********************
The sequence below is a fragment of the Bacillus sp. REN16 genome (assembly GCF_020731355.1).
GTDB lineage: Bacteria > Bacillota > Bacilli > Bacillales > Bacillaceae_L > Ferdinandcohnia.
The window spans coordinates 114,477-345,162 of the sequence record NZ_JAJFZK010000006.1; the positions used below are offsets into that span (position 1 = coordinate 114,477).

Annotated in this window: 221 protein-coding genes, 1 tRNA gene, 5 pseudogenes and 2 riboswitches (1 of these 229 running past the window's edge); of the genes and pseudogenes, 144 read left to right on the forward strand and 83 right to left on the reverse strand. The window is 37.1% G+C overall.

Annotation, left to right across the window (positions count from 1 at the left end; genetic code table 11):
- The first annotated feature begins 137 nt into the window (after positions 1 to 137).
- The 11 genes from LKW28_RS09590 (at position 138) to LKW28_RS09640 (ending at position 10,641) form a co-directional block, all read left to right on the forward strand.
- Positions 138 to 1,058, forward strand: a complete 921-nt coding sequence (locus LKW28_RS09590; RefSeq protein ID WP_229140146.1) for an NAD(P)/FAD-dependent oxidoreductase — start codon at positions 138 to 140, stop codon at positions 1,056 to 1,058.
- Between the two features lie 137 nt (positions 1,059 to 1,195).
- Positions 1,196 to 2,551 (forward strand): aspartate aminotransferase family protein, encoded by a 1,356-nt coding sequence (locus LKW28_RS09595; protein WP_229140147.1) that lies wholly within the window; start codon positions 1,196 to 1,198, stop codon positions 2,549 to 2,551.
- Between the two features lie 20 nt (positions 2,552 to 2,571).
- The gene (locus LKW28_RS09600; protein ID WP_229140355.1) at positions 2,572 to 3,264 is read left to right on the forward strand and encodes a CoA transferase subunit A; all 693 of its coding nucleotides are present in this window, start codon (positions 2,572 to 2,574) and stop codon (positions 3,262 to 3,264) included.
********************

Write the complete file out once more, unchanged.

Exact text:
The sequence below is a fragment of the Bacillus sp. REN16 genome (assembly GCF_020731355.1).
GTDB lineage: Bacteria > Bacillota > Bacilli > Bacillales > Bacillaceae_L > Ferdinandcohnia.
The window spans coordinates 114,477-345,162 of the sequence record NZ_JAJFZK010000006.1; the positions used below are offsets into that span (position 1 = coordinate 114,477).

Annotated in this window: 221 protein-coding genes, 1 tRNA gene, 5 pseudogenes and 2 riboswitches (1 of these 229 running past the window's edge); of the genes and pseudogenes, 144 read left to right on the forward strand and 83 right to left on the reverse strand. The window is 37.1% G+C overall.

Annotation, left to right across the window (positions count from 1 at the left end; genetic code table 11):
- The first annotated feature begins 137 nt into the window (after positions 1 to 137).
- The 11 genes from LKW28_RS09590 (at position 138) to LKW28_RS09640 (ending at position 10,641) form a co-directional block, all read left to right on the forward strand.
- Positions 138 to 1,058, forward strand: a complete 921-nt coding sequence (locus LKW28_RS09590; RefSeq protein ID WP_229140146.1) for an NAD(P)/FAD-dependent oxidoreductase — start codon at positions 138 to 140, stop codon at positions 1,056 to 1,058.
- Between the two features lie 137 nt (positions 1,059 to 1,195).
- Positions 1,196 to 2,551 (forward strand): aspartate aminotransferase family protein, encoded by a 1,356-nt coding sequence (locus LKW28_RS09595; protein WP_229140147.1) that lies wholly within the window; start codon positions 1,196 to 1,198, stop codon positions 2,549 to 2,551.
- Between the two features lie 20 nt (positions 2,552 to 2,571).
- The gene (locus LKW28_RS09600; protein ID WP_229140355.1) at positions 2,572 to 3,264 is read left to right on the forward strand and encodes a CoA transferase subunit A; all 693 of its coding nucleotides are present in this window, start codon (positions 2,572 to 2,574) and stop codon (positions 3,262 to 3,264) included.